Counterfeit items are common on vendor’s stands in major world cities — but Placentia, Newfoundland?
It’s not as uncommon as you might think, said RCMP Const. Mike Babstock, regional co-ordinator of the RCMP’s intellectual property crime unit.
While there are no solid numbers available on how big of an issue fake goods are in the province, there are indications that it’s a larger problem than the public might know, said Babstock.
The most common example is clothes. These counterfeits are usually sold in small retail locations, he said.
“We find a lot of small retail outlets like your corner stores and convenience stores often get brought in to selling counterfeits.”
These small establishments are usually approached by travelling salespeople or through the Internet. The salespeople usually have a reasonable sounding line they feed buyers to hook them, he added.
The most common one is, “It’s OK. We know that this is counterfeit. You can sell this as long as you don’t try to tell your customers that it’s real.”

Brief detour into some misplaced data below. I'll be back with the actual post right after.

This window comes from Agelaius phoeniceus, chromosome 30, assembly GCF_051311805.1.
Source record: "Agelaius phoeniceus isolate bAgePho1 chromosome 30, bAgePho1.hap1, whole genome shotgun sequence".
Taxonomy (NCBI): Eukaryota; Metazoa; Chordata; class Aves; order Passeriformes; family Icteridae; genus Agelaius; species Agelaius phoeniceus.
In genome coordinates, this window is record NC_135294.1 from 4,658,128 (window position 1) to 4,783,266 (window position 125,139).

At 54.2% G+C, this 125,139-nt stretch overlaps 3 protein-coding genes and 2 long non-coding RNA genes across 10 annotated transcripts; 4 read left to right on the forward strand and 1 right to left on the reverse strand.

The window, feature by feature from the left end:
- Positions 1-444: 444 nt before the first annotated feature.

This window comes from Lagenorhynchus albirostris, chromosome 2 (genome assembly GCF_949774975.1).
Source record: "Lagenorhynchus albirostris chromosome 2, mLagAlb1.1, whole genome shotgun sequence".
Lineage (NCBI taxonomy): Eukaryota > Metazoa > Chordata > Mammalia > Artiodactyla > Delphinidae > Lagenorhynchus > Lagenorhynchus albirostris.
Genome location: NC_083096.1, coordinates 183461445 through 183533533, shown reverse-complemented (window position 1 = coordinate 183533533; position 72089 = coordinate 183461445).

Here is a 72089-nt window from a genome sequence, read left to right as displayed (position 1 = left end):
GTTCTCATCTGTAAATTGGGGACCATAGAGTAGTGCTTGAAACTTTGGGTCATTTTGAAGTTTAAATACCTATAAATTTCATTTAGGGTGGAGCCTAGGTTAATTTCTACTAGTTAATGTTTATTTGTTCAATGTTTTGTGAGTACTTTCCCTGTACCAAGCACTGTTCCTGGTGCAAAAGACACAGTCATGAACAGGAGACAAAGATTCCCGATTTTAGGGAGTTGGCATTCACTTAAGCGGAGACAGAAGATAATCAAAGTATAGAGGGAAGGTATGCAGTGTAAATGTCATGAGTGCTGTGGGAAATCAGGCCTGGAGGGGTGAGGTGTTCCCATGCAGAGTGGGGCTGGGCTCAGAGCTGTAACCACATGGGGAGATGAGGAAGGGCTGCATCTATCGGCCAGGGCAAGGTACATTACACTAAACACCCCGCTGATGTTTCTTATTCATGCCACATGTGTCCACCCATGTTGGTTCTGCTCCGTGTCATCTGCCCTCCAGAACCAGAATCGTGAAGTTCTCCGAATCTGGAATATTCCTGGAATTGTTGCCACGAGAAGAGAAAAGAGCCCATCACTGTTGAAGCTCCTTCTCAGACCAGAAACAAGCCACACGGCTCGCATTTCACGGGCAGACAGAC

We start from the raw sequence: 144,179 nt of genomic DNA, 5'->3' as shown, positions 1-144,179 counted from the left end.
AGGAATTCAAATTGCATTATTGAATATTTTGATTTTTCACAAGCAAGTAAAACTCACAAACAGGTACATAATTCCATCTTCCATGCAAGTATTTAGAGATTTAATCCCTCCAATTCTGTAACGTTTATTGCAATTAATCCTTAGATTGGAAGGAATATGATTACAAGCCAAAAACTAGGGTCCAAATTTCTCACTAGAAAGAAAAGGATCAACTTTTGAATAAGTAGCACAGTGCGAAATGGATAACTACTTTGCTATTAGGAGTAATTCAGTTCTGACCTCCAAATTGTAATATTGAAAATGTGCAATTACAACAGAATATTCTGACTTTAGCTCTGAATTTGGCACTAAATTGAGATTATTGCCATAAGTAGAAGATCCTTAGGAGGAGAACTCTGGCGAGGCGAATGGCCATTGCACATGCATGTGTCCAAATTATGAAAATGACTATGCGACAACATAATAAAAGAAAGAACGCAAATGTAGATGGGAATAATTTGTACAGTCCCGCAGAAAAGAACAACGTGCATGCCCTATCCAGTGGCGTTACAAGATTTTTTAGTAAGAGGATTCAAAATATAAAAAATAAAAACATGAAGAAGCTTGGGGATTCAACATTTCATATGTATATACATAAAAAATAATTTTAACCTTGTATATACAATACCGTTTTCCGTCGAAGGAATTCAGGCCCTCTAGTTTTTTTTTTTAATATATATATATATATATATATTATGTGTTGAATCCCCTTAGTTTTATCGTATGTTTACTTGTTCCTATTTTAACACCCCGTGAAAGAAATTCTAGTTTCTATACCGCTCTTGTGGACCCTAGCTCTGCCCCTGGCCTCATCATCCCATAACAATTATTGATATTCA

Which is false. It’s illegal to sell reproduced copyrighted material.
It’s also surprising the breadth of items the RCMP seizes on occasion, added Babstock — everything from sunglasses to prescription drugs and electrical panels to TVs.
These items are generally sold for a reduced price from their authentic counterparts and are of inferior quality. There’s also a health concern as counterfeit products are made without safety standards.
Babstock brought up an incident from Prince Edward Island a few years ago where tourists received chemical burns to the bottoms of their feet after wearing knock-off flip-flops.
Anyone presented with the option to buy counterfeits would do well to think twice, he said.
“It’s the same old adage. If it sounds too good to be true, it’s probably too good to be true,” he said.
In related news, the RCMP seized counterfeit shoes, sunglasses, handbags and other goods from a business in Carbonear last week.
The amount is called a “significant quantity” in an RCMP news release, which states the counterfeited brands include UGG, Nike, Adidas, and Reebok, among others.
The RCMP’s border integrity, federal enforcement section made the seizure, and the RCMP estimates the authentic items would have sold for $30,000.
The counterfeit versions sell for a fraction of the price, according to the RCMP release.
The RCMP is still examining the seized items, and the investigation is ongoing.
No charges have been laid.